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US Fishery Managers Act to address endangered species, foreign fishing concerns

KOHALA COAST, HAWAII —The chairs and executive directors of the nation’s eight Regional Fishery Management Councils (RFMCs) on Thursday in Hawaii concluded their three-day Council Coordination Committee (CCC) meeting. The CCC is convened annually to enable the National Marine Fisheries Service (NMFS), NOAA officials and others to exchange information with the RFMCs. 

Under the Magnuson-Stevens Fishery Conservation and Management Act, the RFMCs are responsible for developing management plans for the nation’s offshore fisheries. After approval by the Secretary of Commerce, the plans are implemented by NMFS.

This year’s CCC was hosted by the Western Pacific Council, whose jurisdiction includes the federally managed fisheries of Hawaii, American Samoa, Guam and the Commonwealth of the Northern Mariana Islands. Manuel Duenas, chair of the Western Pacific Council and president of the Guam Fishermen’s Cooperative Association, presided over the meeting with Samuel D. Rauch III, acting assistant administrator for NOAA Fisheries. Key concerns addressed by the U.S. fishery managers were the Endangered Species Act (ESA) process, leveling the playing field between domestic and imported seafood markets, stock assessments, and preventing overfishing while achieving optimum yield from domestic fisheries.

The CCC noted that US fisheries are affected by critical habitat designation, listing of species as endangered or threatened and other ESA measures. The CCC said the ESA process should have a higher level of transparency and public involvement than is currently typical. In agreement with the NOAA Scientific Integrity Policy, which calls for achieving a greater level of public confidence and trust in the science used in federal decision making, the CCC will establish a working group with NMFS and the Marine Fishery Advisory Council to address these issues.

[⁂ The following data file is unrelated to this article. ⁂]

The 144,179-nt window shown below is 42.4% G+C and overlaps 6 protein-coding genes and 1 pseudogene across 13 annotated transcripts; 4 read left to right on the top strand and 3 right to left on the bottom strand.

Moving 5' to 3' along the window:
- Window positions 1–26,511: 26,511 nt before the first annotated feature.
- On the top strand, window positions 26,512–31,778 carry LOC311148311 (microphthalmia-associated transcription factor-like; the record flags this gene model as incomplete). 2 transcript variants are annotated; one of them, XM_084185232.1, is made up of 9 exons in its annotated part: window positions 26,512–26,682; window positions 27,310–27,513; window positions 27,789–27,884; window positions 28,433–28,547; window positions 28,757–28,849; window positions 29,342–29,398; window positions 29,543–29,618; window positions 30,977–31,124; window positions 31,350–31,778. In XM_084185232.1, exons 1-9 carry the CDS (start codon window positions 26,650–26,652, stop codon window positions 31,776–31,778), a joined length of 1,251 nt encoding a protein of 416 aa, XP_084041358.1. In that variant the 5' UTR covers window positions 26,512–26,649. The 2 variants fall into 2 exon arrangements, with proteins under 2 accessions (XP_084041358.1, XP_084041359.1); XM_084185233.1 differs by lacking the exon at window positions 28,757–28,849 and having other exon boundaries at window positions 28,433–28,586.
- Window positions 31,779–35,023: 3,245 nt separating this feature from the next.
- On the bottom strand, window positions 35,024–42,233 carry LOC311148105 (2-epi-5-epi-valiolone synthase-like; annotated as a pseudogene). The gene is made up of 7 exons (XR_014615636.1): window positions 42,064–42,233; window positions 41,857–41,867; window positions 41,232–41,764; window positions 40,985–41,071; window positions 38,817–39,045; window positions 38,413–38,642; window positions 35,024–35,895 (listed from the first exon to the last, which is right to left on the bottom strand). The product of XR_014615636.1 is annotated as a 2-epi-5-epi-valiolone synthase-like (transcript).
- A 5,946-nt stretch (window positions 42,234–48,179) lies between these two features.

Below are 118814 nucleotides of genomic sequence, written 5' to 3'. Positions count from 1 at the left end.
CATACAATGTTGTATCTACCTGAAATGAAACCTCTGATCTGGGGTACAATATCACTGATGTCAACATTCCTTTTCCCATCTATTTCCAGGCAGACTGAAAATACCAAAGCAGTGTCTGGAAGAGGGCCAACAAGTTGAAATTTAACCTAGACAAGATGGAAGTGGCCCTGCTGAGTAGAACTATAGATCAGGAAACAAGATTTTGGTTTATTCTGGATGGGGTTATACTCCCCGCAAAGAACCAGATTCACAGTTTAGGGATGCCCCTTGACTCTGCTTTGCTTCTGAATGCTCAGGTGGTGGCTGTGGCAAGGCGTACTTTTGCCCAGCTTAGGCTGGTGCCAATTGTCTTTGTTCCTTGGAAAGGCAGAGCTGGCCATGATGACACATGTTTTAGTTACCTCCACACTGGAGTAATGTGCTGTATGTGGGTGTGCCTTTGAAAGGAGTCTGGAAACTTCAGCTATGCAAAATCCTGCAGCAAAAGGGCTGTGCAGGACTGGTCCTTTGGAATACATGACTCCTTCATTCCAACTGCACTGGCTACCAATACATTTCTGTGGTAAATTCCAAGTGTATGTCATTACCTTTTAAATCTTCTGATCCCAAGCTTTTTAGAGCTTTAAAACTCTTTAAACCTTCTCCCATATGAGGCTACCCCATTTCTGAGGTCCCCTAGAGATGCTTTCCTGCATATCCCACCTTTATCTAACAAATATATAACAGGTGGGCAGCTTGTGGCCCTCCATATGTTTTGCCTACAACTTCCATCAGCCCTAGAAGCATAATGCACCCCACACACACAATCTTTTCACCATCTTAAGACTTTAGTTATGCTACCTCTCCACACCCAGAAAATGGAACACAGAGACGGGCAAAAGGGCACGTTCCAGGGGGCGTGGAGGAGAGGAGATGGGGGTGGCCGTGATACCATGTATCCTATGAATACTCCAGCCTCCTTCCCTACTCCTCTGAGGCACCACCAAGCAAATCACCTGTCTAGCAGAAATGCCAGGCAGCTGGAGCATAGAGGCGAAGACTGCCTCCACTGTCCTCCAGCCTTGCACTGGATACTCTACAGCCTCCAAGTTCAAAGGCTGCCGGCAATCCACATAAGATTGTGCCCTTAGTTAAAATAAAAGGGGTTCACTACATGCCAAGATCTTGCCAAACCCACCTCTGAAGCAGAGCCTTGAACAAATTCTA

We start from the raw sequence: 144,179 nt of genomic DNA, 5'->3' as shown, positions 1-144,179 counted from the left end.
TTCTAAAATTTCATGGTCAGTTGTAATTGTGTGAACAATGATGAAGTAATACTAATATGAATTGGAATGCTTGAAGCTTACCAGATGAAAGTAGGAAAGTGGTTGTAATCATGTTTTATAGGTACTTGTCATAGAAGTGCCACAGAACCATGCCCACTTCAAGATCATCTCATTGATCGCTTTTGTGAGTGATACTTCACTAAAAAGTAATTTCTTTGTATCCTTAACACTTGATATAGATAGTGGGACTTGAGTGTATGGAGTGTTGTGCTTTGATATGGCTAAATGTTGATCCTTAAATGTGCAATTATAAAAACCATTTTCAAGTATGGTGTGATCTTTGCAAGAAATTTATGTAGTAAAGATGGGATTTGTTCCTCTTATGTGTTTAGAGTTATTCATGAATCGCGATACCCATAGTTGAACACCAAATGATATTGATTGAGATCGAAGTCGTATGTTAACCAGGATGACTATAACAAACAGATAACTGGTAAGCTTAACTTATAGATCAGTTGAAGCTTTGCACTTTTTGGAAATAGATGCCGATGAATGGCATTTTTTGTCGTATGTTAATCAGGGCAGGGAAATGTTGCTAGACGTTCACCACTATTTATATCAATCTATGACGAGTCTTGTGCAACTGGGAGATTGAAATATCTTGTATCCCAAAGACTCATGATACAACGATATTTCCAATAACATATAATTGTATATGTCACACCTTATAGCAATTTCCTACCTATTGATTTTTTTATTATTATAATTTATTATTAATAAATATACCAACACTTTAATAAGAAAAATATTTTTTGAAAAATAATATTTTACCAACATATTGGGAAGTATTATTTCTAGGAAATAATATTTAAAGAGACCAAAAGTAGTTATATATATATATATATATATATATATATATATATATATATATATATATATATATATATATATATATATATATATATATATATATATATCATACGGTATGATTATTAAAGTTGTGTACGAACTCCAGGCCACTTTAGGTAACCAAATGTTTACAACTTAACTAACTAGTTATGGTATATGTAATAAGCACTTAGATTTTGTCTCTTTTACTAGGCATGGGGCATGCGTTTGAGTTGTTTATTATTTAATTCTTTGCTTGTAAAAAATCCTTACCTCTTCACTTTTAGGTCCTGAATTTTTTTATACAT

Regarding international fisheries, the CCC noted that NMFS is working on its second report to Congress on the certification of nations with respect to equivalent measures to the United States in relation to preventing illegal, unreported and unregulated (IUU) fishing, by-catch and shark catches on the high seas. In its first report, NMFS did not negatively certify any nation, despite the generally accepted understanding that many nations importing seafood into the U.S. market are not on the same playing field as US fisheries with respect to data collection and monitoring, safety at sea requirements, protected species mitigation, and other management measures. Therefore, the CCC recommended that NMFS enhance its activities to identify nations that do not implement equivalent measures. The CCC also recommended that NMFS work with the U.S. fishing industry to develop underutilized fisheries. Developing these fisheries may benefit target and non-target stocks and protected species through transferred effects as well as promote employment in coastal communities and enhance local food security. The United States currently imports about 86 percent of the seafood that it consumes, resulting in an annual seafood trade deficit of more than $10.4 billion—second only to oil in the natural resources category.

Among other matters, the CCC voiced concern that current stock assessments are inadequate to cope with fishery management needs. The CCC will request that NMFS consider basic data collection programs, explain the merit of advanced technology to attain information for stock assessments and appropriately allocate funds to NOAA Fisheries Science Centers to carry out regular stock assessments. The CCC also noted that additional stock assessment, monitoring and ecosystem assessment information will be needed by the Councils to fulfill the Congressional mandate to manage all federally managed fisheries under annual catch limits (ACLs).  The CCC recommended that the 2013 budget for the Councils remain the same as in 2012 at $28.4 million, noting that since the NMFS total budget is proposed to remain stable, the RFMC total budget should also be stable. The CCC will also write to NOAA regarding its intent to modify the national standard that requires the prevention of overfishing while achieving, on a continuing basis, the optimum yield from each fishery for the U.S. fishing industry.

Discussion on advancing sustainability of the nation’s fisheries will continue at the third Managing Our Nation’s Fisheries conference being organized by the RFMCs in partnership with NMFS. The conference will be held the first week of May 2013 in Washington, DC. For more information, on the RFMCs, visit www.fisherycouncils.org.



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